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PRI's Environmental News Magazine

The Living On Earth Almanac

Air Date: Week of May 16, 1997

Facts about... Ten years of saving the California Condor.

Transcript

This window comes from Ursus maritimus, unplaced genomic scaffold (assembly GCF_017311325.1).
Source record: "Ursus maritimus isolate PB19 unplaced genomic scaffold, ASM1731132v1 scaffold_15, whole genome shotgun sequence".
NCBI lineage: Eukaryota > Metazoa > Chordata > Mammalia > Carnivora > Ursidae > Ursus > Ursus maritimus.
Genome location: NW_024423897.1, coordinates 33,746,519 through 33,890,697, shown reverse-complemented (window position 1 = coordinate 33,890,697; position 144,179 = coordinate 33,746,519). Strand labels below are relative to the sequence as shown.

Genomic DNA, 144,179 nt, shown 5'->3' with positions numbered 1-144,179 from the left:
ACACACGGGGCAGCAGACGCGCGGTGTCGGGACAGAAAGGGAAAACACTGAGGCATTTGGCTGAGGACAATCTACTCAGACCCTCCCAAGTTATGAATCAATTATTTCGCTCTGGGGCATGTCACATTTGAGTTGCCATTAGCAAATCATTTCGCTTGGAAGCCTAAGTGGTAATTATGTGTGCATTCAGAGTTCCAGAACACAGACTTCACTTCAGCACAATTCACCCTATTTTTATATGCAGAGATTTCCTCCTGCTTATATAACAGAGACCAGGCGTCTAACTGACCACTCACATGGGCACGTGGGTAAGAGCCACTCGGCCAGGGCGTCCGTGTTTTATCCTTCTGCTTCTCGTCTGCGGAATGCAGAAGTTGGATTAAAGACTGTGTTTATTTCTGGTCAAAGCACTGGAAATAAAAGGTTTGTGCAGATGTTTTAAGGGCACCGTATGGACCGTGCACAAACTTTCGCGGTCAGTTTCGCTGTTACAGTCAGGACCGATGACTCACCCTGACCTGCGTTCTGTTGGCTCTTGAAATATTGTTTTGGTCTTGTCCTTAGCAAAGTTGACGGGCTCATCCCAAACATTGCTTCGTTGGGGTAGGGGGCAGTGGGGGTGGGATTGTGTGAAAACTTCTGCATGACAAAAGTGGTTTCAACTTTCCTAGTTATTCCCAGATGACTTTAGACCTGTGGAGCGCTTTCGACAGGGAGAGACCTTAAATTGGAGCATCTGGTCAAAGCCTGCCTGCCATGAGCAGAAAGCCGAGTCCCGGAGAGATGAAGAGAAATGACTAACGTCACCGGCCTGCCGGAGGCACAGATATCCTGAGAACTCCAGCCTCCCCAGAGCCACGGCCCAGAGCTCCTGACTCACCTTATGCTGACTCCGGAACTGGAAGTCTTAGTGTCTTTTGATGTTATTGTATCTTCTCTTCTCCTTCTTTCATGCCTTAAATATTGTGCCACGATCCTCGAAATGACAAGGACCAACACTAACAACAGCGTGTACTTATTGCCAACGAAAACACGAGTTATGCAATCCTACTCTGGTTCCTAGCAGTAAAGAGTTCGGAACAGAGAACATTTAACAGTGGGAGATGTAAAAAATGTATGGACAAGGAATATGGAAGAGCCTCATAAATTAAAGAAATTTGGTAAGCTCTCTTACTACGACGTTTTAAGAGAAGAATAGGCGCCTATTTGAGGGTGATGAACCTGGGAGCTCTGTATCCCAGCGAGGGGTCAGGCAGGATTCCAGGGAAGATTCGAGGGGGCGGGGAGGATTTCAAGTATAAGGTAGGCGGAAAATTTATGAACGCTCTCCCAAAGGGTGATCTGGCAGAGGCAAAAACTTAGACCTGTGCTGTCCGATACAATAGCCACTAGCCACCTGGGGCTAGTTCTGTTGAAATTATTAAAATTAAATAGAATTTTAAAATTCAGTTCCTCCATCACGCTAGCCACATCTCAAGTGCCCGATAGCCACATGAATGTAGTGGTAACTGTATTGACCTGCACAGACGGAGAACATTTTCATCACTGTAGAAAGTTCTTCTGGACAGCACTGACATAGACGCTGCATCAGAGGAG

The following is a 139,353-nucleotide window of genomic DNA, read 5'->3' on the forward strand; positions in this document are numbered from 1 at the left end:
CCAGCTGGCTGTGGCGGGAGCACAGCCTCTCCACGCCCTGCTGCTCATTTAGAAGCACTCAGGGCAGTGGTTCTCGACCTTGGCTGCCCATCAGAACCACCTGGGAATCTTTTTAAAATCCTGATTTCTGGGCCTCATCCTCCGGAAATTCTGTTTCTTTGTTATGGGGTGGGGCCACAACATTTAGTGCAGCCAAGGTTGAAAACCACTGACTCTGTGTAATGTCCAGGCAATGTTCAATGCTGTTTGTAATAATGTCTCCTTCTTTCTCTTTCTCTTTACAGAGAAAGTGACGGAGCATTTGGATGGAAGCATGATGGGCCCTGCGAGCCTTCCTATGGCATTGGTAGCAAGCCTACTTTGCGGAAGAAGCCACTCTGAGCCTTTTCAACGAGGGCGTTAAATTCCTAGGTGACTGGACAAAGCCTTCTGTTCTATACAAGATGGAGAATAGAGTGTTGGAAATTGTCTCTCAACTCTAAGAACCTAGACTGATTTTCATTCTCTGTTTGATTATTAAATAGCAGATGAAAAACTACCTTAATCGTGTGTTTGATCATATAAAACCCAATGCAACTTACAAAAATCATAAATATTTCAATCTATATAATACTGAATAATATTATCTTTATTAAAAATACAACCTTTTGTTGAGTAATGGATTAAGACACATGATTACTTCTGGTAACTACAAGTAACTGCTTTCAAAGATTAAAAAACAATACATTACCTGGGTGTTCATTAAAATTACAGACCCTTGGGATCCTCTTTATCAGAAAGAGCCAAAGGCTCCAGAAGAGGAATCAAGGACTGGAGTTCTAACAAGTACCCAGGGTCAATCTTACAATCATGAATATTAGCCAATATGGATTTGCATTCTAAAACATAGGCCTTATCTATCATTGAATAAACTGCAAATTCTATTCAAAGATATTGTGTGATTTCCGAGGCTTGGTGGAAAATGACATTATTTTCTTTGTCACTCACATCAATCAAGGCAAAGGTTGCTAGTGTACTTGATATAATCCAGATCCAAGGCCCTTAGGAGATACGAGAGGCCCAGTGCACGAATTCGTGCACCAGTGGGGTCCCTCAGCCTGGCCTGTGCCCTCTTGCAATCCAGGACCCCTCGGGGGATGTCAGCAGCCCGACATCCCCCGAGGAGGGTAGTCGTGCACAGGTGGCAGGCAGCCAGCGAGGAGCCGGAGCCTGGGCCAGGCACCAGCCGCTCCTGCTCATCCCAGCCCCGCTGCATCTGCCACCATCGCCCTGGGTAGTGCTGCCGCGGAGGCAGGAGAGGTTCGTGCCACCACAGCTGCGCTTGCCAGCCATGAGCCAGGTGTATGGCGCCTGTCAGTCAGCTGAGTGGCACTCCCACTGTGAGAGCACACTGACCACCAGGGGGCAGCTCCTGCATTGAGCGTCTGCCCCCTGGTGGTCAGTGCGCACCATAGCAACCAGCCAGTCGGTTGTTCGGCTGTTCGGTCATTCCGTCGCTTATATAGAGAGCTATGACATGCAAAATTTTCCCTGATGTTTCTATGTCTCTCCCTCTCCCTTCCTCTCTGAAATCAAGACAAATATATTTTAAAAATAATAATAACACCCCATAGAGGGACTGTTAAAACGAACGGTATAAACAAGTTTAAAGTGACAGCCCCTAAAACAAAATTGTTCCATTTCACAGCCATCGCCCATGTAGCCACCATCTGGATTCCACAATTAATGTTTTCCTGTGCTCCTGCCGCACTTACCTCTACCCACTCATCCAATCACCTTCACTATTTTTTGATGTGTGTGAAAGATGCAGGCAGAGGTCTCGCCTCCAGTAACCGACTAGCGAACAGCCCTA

CURWOOD: Ten years ago this month, one of our most endangered species began a most remarkable comeback. The California condor is the biggest bird in North America. It can weigh up to 25 pounds, and boasts a wingspan of nearly 10 feet. It is so sturdy it can fly at altitudes of 18,000 feet, and cruise for hours at a time without flapping its wings. The condor used to enjoy free range across North America, but that was back in the Pleistocene Age. In more recent times, hunters, poison, and power lines have been the bird's greatest enemies. By 1987, the condor's numbers had dwindled to just 14, all living in California's San Joaquin Valley. The US Fish and Wildlife Service wanted to bring all surviving condors in from the wild, and breed them in captivity. Many environmental groups, including the Audubon Society, opposed the move, arguing that it would be impossible to reintroduce the birds. But the plan went ahead, and soon biologists had the birds reproducing at 6 times their natural rate. Today, there are 132 California condors. Thirty-three live in the wild. Fifteen more birds are scheduled for release by next winter. And for this week, that's the Living on Earth Almanac.

 

 

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